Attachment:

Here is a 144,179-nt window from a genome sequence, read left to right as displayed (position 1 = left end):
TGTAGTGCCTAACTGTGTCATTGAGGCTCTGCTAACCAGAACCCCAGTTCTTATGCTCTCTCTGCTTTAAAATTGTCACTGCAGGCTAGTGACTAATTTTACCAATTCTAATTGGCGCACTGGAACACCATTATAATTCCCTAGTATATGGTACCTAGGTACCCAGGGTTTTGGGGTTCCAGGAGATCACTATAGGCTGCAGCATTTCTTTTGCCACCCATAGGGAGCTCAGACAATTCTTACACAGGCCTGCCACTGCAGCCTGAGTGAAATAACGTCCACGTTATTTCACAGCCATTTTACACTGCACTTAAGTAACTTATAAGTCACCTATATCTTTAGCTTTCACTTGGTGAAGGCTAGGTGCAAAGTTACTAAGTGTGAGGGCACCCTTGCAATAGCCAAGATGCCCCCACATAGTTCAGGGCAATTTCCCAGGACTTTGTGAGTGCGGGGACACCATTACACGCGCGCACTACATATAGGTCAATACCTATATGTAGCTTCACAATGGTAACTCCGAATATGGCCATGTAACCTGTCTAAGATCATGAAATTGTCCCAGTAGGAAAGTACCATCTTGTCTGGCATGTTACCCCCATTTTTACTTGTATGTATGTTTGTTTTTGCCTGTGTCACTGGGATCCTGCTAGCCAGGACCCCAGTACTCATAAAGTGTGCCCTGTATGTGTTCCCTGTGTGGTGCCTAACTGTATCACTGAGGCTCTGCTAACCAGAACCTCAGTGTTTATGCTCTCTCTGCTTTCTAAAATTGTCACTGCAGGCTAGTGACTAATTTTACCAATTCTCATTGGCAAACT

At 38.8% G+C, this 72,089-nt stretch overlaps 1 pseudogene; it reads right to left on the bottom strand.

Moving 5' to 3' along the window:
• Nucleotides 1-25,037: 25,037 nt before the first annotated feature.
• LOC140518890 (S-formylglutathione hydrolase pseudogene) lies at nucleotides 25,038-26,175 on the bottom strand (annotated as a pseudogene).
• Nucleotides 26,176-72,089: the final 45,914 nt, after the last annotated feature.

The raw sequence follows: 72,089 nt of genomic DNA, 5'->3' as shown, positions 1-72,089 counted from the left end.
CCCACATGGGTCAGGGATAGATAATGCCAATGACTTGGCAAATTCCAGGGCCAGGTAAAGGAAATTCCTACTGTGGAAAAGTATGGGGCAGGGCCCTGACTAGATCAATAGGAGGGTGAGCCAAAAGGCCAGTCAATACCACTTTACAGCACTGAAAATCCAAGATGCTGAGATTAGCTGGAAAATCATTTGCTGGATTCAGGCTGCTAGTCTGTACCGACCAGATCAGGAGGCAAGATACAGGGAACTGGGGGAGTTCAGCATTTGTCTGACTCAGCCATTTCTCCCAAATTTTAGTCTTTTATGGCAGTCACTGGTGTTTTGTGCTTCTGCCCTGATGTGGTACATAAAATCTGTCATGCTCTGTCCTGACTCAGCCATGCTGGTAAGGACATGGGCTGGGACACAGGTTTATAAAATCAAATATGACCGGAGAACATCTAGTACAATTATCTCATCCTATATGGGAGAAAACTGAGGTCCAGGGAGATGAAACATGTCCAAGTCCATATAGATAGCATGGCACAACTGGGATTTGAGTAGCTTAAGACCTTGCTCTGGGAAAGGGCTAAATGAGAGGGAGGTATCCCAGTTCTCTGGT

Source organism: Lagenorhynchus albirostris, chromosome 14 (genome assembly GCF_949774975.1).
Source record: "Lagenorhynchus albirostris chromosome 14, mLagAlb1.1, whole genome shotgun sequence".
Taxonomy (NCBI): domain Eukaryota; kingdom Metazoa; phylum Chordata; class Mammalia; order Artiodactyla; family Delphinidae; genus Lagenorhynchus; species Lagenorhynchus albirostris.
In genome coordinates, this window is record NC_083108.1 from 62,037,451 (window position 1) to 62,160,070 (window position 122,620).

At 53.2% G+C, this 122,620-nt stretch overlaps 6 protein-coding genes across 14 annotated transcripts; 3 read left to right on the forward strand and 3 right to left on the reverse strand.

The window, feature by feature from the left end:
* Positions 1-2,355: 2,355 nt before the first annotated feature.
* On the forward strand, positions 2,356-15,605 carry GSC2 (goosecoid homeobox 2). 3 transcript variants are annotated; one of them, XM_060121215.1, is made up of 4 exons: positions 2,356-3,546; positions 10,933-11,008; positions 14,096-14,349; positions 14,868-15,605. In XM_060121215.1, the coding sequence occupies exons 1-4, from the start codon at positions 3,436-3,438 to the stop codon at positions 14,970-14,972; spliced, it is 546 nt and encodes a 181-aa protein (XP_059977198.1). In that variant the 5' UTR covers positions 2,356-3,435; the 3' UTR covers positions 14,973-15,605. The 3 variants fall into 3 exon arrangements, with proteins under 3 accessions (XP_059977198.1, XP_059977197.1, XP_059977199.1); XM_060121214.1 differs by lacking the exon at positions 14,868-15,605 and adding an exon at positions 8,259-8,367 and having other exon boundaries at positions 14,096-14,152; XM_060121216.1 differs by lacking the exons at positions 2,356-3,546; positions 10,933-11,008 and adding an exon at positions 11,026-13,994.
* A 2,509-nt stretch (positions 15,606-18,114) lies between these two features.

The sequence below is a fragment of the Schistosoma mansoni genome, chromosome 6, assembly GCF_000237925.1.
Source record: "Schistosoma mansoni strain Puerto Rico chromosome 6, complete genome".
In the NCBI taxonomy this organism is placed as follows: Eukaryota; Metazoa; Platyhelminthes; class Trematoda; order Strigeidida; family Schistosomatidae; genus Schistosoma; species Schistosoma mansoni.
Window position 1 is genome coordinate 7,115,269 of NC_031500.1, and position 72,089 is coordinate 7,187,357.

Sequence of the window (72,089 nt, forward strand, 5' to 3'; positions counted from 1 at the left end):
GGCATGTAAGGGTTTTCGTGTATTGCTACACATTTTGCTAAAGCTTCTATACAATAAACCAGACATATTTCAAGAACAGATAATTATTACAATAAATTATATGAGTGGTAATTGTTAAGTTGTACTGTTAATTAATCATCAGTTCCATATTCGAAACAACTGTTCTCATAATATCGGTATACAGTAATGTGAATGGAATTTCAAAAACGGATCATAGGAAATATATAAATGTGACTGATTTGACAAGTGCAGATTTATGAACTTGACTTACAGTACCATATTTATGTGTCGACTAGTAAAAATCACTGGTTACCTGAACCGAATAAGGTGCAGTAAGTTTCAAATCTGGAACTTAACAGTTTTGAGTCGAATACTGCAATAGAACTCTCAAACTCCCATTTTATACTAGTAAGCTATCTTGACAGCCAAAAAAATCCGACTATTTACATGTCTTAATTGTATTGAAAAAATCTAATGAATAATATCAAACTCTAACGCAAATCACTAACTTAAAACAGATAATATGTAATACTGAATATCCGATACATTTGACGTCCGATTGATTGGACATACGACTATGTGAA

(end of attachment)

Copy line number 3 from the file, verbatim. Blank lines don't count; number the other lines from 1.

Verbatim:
At 38.8% G+C, this 72,089-nt stretch overlaps 1 pseudogene; it reads right to left on the bottom strand.